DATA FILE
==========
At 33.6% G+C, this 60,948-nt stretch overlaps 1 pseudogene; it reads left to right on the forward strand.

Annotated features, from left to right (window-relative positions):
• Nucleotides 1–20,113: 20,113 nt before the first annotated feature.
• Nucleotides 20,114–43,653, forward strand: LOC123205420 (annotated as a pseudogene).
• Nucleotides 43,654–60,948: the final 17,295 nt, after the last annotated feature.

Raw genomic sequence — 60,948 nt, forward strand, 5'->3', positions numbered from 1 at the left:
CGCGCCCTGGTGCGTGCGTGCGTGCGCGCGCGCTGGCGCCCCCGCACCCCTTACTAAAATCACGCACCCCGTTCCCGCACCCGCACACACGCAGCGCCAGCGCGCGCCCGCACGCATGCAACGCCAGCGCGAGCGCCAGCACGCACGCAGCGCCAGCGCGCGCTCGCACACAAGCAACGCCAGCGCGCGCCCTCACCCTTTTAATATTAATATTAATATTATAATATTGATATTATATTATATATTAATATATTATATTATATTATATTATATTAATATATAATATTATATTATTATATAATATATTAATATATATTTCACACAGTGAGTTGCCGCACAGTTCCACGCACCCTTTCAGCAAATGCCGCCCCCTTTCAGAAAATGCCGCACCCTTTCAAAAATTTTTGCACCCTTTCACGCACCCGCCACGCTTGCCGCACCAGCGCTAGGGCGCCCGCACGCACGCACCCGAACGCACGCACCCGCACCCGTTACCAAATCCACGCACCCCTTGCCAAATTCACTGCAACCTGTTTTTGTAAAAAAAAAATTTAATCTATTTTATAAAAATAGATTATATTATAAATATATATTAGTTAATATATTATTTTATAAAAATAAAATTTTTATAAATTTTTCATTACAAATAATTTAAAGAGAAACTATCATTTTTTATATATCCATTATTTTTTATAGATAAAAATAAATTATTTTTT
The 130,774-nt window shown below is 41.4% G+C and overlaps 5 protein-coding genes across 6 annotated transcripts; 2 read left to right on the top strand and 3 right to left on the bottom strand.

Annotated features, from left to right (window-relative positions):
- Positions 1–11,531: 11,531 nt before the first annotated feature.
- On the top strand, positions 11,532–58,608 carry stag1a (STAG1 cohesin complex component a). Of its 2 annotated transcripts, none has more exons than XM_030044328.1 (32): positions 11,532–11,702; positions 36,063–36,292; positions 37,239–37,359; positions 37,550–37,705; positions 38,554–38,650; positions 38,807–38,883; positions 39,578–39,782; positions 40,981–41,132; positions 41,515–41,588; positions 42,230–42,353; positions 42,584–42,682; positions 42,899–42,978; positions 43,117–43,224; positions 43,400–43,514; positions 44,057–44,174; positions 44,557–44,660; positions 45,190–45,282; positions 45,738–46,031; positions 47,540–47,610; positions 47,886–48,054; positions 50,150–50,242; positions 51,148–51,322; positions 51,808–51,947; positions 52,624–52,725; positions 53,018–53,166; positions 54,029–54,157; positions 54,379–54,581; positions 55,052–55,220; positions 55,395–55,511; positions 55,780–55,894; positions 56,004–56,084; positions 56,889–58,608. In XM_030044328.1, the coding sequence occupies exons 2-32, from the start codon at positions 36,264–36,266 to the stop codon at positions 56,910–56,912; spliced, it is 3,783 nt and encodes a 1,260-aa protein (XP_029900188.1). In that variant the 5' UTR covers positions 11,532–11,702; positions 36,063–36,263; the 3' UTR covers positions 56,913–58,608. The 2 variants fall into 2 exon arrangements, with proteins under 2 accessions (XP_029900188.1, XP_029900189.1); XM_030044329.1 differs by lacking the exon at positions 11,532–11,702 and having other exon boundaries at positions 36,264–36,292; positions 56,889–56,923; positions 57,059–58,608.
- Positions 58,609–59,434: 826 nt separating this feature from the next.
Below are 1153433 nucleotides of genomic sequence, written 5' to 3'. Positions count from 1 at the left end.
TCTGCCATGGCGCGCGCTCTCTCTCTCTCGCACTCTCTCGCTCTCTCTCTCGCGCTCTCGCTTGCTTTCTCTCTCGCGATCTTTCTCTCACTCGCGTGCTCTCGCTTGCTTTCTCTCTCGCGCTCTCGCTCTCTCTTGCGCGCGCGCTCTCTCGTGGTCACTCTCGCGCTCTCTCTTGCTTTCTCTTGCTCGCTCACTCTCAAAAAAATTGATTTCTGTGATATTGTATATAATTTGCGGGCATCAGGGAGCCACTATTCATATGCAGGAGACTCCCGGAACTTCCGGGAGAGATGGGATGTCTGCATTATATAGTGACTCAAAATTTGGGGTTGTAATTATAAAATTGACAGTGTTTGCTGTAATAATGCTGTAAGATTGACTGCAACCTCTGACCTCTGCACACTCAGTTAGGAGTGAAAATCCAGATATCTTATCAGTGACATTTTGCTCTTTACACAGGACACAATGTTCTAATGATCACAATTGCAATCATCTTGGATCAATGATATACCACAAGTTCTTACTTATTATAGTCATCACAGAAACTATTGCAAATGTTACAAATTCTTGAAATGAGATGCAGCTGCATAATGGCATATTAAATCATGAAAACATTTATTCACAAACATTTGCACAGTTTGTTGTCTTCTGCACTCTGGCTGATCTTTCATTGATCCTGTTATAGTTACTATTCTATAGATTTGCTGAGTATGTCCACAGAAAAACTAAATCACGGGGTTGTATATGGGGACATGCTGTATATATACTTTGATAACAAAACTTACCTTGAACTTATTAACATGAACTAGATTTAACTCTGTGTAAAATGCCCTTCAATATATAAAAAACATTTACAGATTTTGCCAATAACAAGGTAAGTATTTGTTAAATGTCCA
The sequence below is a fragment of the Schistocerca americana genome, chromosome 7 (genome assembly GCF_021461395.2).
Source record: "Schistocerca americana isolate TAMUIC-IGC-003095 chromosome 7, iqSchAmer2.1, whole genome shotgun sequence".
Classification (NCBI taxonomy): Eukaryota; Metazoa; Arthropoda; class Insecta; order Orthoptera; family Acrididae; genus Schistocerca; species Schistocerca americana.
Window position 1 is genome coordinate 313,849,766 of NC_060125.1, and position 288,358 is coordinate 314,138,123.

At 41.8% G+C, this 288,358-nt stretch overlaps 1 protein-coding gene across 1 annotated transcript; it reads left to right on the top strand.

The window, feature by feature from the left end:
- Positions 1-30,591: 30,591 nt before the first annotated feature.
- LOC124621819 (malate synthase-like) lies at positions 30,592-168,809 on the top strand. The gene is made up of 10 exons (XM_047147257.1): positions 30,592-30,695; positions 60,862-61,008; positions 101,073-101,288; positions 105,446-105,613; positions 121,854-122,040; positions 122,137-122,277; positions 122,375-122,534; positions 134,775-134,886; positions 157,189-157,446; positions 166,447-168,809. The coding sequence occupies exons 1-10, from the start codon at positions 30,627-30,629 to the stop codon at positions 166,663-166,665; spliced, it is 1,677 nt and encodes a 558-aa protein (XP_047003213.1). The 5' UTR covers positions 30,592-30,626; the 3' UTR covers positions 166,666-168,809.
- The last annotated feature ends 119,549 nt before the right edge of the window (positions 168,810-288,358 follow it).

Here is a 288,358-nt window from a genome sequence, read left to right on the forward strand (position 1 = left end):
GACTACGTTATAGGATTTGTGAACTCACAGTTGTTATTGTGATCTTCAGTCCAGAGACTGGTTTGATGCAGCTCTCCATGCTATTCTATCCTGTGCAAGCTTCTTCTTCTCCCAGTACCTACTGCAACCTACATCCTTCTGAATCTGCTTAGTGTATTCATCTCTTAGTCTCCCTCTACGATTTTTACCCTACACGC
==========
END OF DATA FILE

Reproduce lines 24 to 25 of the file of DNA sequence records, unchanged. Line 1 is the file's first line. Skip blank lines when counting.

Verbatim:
Here is a 288,358-nt window from a genome sequence, read left to right on the forward strand (position 1 = left end):
GACTACGTTATAGGATTTGTGAACTCACAGTTGTTATTGTGATCTTCAGTCCAGAGACTGGTTTGATGCAGCTCTCCATGCTATTCTATCCTGTGCAAGCTTCTTCTTCTCCCAGTACCTACTGCAACCTACATCCTTCTGAATCTGCTTAGTGTATTCATCTCTTAGTCTCCCTCTACGATTTTTACCCTACACGC